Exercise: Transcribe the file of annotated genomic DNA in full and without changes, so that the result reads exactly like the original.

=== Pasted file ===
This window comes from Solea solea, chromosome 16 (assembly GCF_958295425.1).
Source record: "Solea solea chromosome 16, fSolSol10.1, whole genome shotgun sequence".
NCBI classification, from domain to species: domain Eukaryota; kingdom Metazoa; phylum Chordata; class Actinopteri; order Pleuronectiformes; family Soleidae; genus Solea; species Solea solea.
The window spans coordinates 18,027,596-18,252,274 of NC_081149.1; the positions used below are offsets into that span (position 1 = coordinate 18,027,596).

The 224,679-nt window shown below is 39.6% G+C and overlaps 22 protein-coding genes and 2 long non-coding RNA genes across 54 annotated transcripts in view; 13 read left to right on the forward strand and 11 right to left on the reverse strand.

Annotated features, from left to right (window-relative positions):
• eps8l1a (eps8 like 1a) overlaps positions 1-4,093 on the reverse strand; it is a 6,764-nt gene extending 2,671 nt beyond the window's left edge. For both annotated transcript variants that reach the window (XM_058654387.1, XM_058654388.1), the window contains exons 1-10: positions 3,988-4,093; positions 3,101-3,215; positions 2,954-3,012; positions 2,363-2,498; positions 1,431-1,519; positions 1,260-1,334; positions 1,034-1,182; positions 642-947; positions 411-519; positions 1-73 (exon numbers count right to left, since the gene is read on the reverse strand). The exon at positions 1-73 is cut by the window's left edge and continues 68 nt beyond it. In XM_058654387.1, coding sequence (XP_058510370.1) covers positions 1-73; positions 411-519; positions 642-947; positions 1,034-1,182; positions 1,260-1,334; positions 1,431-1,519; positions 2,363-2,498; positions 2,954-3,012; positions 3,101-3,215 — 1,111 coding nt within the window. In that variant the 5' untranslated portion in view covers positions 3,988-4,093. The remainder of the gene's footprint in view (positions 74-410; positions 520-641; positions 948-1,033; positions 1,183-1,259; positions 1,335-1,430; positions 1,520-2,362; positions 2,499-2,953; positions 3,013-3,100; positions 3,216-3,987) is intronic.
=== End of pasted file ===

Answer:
This window comes from Solea solea, chromosome 16 (assembly GCF_958295425.1).
Source record: "Solea solea chromosome 16, fSolSol10.1, whole genome shotgun sequence".
NCBI classification, from domain to species: domain Eukaryota; kingdom Metazoa; phylum Chordata; class Actinopteri; order Pleuronectiformes; family Soleidae; genus Solea; species Solea solea.
The window spans coordinates 18,027,596-18,252,274 of NC_081149.1; the positions used below are offsets into that span (position 1 = coordinate 18,027,596).

The 224,679-nt window shown below is 39.6% G+C and overlaps 22 protein-coding genes and 2 long non-coding RNA genes across 54 annotated transcripts in view; 13 read left to right on the forward strand and 11 right to left on the reverse strand.

Annotated features, from left to right (window-relative positions):
• eps8l1a (eps8 like 1a) overlaps positions 1-4,093 on the reverse strand; it is a 6,764-nt gene extending 2,671 nt beyond the window's left edge. For both annotated transcript variants that reach the window (XM_058654387.1, XM_058654388.1), the window contains exons 1-10: positions 3,988-4,093; positions 3,101-3,215; positions 2,954-3,012; positions 2,363-2,498; positions 1,431-1,519; positions 1,260-1,334; positions 1,034-1,182; positions 642-947; positions 411-519; positions 1-73 (exon numbers count right to left, since the gene is read on the reverse strand). The exon at positions 1-73 is cut by the window's left edge and continues 68 nt beyond it. In XM_058654387.1, coding sequence (XP_058510370.1) covers positions 1-73; positions 411-519; positions 642-947; positions 1,034-1,182; positions 1,260-1,334; positions 1,431-1,519; positions 2,363-2,498; positions 2,954-3,012; positions 3,101-3,215 — 1,111 coding nt within the window. In that variant the 5' untranslated portion in view covers positions 3,988-4,093. The remainder of the gene's footprint in view (positions 74-410; positions 520-641; positions 948-1,033; positions 1,183-1,259; positions 1,335-1,430; positions 1,520-2,362; positions 2,499-2,953; positions 3,013-3,100; positions 3,216-3,987) is intronic.